Maybe it’s good that those old fashions are gone. If I spend a whole week in that outfit, my natural modesty will pay the price.
I am surprised that masquerade balls are not more fashionable in our gray days. We all have the childish instinct in us; we like to “dress up”; “let them believe”. It’s boring to be yourself all the time. One afternoon I was part of a tea party; the question was raised: – If it were to happen, would we exchange it with someone else? poor man with the millionaire; governess with the princess, – but not only in external conditions and environment, but also in health and temperament. Shall we exchange heart, marrow, soul? So that not a single particle of our original self would remain, only the memory-8-our talent. The opinion became general: no! only one lady had a different view.
“He wouldn’t change it, he wouldn’t do it for anything, my dear!” even one of his girlfriends objects. He just believes he would.
“I would; I would; insists the first lady. “I’m really bored.” God willing, I might even be your favor for a while for the sake of variety.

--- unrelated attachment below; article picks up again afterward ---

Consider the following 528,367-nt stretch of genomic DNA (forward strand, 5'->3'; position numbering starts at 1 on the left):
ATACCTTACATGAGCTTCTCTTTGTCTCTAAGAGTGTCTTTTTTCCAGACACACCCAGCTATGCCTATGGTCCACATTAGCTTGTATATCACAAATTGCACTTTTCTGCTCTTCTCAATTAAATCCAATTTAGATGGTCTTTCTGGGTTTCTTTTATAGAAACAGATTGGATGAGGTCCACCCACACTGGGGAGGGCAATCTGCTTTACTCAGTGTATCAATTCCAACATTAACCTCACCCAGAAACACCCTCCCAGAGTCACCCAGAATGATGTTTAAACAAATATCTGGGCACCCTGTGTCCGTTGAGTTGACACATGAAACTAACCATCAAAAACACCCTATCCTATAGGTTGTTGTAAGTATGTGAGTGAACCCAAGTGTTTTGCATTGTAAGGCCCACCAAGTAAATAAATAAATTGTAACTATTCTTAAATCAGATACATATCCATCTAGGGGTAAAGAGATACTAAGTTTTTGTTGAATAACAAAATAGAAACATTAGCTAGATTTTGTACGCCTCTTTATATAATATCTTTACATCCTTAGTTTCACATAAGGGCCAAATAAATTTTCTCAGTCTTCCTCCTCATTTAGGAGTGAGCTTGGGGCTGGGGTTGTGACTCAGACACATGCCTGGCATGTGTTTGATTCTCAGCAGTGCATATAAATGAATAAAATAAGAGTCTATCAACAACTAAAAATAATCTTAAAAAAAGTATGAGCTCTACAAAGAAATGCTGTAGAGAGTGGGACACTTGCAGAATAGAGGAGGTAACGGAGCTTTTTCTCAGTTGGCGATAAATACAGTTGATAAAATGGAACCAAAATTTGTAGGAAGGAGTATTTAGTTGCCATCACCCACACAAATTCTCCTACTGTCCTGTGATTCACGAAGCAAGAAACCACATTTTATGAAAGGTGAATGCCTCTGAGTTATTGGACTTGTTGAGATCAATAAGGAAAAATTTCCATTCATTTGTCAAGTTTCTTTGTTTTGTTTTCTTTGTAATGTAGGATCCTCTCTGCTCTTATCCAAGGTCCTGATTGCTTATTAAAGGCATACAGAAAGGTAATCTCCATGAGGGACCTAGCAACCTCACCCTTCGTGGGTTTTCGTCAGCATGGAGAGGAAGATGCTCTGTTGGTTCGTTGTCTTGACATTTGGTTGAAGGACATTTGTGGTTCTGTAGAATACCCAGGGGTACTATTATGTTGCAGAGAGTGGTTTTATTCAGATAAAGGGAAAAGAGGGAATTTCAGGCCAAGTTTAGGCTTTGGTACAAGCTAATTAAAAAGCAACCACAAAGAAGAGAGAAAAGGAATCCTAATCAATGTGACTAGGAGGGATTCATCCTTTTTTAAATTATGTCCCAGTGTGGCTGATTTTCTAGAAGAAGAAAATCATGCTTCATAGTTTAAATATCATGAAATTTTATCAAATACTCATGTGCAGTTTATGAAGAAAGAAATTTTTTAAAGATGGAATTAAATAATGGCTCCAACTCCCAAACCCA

In my youth, I asked myself the question: – What kind of person should I become? When you are nineteen years old, you ask yourself such questions. At the age of thirty-nine, we sigh: If only fate hadn’t made us such a person!
At that time, I was a diligent reader of all kinds of good advice, with which the youth are benevolently educated. What I learned from them was that I could be Sir Lancelot, Herr Teuffelsdröckh, or even Jágó according to my individual choice. I considered and pondered whether I would walk the path of life cheerfully or sadly. I took samples from books. Byron was still popular then; there were many of us who decided to be foggy, obscure young people; people who are bored with the world and are looking for solitude. I’ve decided: I’m going with these.
For a month, I hardly smiled, and when I did, it was a tired, bitter smile: the cover of a broken heart. At least that’s how I wanted it to be. My empty-headed observers then completely misunderstood.
“Oh, I know very well what it’s like,” they said and looked at me sympathetically, “it often happens to me too.” The rapid change of the weather, they explain and force brandy into me or recommend beers.
The young man is rightly offended if he tries to hide his secret crush behind silence and ordinary people say to him: – Well, how is the ball with the slob? – or if those who supposedly know more about his dignified pain simply dismiss it as “He chewed again.”